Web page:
UHR Enhances Research Staff Hiring Process

GW Kogon Plaza Trustees' Gate
Applicant-tracking system will streamline steps to hire new talent.
March 15, 2016

The university is taking steps to streamline its hiring process for research staff by bringing a formerly paper-intensive procedure into the online system used for all other staff hirings.

Beginning with a pilot phase this winter, research staff at GW are being hired using the university's applicant-tracking system, a web-based, sequential platform already used to hire all other staff employees. Research staff had previously been hired through a non-standardized process unique to the school or college where the new employee would work.

"We wanted to see how we could use our technology to expedite research hiring since there is a high degree of time sensitivity," said Dale McLeod, interim vice president for Human Resources. "We leveraged our existing applicant-tracking system to figure out how the research hiring process could benefit from being in an online system."

Staff candidates who apply for positions through the university job portal are enrolled in the applicant-tracking system and subsequently are advanced through a series of steps by managers and University Human Resources staff if they are to be hired. Research staff hiring had previously followed a more laborious process that relied heavily on institutional knowledge and paper forms, said Alberto Mojica, assistant director for business processes.

Conversations among UHR staff, employees in the Office of the Vice President for Research and HR client partners in GW's schools and colleges revealed common services that the applicant-tracking system could provide, Mr. Mojica said.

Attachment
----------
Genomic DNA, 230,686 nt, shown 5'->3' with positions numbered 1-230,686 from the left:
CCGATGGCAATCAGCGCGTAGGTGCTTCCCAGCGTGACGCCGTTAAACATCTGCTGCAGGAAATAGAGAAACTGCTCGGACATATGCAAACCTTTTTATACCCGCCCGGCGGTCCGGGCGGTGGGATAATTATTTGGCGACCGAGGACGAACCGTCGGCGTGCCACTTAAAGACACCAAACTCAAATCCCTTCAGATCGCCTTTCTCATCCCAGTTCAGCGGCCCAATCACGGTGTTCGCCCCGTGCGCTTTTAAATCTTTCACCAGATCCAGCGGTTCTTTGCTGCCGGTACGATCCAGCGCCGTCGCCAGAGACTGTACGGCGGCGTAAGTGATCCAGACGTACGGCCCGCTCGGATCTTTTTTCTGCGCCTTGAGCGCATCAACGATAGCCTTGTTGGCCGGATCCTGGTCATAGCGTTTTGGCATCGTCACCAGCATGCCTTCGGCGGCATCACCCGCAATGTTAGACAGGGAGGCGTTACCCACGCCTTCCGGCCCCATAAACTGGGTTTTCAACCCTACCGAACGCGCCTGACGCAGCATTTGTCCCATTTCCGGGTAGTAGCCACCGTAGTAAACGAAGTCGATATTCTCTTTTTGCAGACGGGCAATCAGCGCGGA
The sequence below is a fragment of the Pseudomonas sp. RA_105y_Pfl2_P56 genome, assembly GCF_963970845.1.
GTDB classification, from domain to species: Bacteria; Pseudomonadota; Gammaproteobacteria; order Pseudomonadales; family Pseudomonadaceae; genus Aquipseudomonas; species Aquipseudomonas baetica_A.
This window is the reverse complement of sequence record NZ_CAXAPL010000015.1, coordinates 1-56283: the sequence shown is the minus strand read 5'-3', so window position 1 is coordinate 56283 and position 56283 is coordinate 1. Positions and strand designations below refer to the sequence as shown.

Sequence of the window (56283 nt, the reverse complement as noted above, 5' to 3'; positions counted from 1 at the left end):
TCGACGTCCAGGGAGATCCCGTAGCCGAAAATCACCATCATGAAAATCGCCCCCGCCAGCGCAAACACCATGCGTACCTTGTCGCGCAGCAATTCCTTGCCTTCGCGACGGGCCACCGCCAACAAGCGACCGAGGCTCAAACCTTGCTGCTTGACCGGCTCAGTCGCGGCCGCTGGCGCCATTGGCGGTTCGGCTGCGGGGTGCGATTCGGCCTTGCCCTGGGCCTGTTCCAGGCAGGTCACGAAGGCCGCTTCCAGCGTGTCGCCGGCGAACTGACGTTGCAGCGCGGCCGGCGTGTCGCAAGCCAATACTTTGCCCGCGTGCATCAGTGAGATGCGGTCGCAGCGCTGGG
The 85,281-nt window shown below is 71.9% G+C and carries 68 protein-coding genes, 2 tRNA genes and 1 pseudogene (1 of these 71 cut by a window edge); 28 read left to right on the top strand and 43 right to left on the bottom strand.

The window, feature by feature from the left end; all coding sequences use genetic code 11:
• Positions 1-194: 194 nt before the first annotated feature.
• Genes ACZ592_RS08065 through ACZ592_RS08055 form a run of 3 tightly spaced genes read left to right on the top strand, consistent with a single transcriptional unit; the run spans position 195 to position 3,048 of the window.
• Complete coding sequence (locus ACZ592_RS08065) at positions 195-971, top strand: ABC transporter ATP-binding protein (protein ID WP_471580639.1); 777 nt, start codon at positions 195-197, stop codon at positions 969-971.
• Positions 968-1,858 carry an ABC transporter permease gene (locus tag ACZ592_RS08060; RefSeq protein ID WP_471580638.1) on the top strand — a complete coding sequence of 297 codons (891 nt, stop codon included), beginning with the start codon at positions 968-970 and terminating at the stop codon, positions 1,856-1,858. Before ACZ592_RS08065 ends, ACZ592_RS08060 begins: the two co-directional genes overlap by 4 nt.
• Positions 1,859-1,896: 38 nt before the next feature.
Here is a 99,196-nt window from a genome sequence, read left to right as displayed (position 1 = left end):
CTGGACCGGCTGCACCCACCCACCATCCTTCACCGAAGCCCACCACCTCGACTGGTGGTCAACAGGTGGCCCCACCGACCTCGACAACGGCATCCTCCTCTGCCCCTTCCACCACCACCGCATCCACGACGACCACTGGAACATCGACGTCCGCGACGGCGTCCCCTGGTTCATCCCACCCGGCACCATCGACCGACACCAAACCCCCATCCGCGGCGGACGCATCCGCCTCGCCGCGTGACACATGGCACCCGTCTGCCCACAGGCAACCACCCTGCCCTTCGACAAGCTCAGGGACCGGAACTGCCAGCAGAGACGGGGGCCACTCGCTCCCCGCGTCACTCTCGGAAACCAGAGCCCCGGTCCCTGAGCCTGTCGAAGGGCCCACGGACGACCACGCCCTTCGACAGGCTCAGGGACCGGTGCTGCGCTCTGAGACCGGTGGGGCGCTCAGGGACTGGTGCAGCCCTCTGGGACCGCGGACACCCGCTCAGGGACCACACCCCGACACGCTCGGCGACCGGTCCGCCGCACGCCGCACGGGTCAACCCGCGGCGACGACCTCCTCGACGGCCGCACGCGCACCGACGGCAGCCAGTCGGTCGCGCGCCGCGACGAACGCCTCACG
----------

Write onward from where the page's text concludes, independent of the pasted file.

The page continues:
"We started mapping the entire process a few years ago," he said. "We brought in folks from OVPR, client partners, finance and business offices to get a grasp on what the process was, and we tried to find commonalities for what everyone needed."

The applicant-tracking system is a universal tool that is flexible enough for customized steps based on the hiring needs of the school or department, Mr. McLeod and Mr. Mojica said.

The system will allow for a more simplified hiring process. Once a step is completed, the system routes the necessary forms to the next person automatically. It removes the need for inter-office mail, and it makes the process less reliant on a single employee who knows all the steps and people necessary to hire an employee.

"We've demystified the process," Mr. Mojica said. "Before, everyone was struggling to understand where hiring actions were in the process, often having to call individuals to figure out where things stood. Now, that's no longer the case. Everyone needed for the process is built into the workflow. Everything that needs to be filled out is a required step. You go into the system, you fill out the form, and it routes to the next person. Because everything is in the system, it's transparent where in the process you are, and what any issues are."

A long-term benefit of the online system: data. To anticipate the needs of departments with research needs, UHR is exploring using its applicant-tracking system to establish a hiring pool of post-doctoral candidates, Mr. McLeod said.

Three schools—the School of Medicine and Health Sciences, the School of Engineering and Applied Science and the Milken Institute School of Public Health—have been using the online system since January. The plan is to bring the rest of the university online in the spring. UHR also has reorganized support staff to better assist the research staff hiring process, Mr. McLeod said.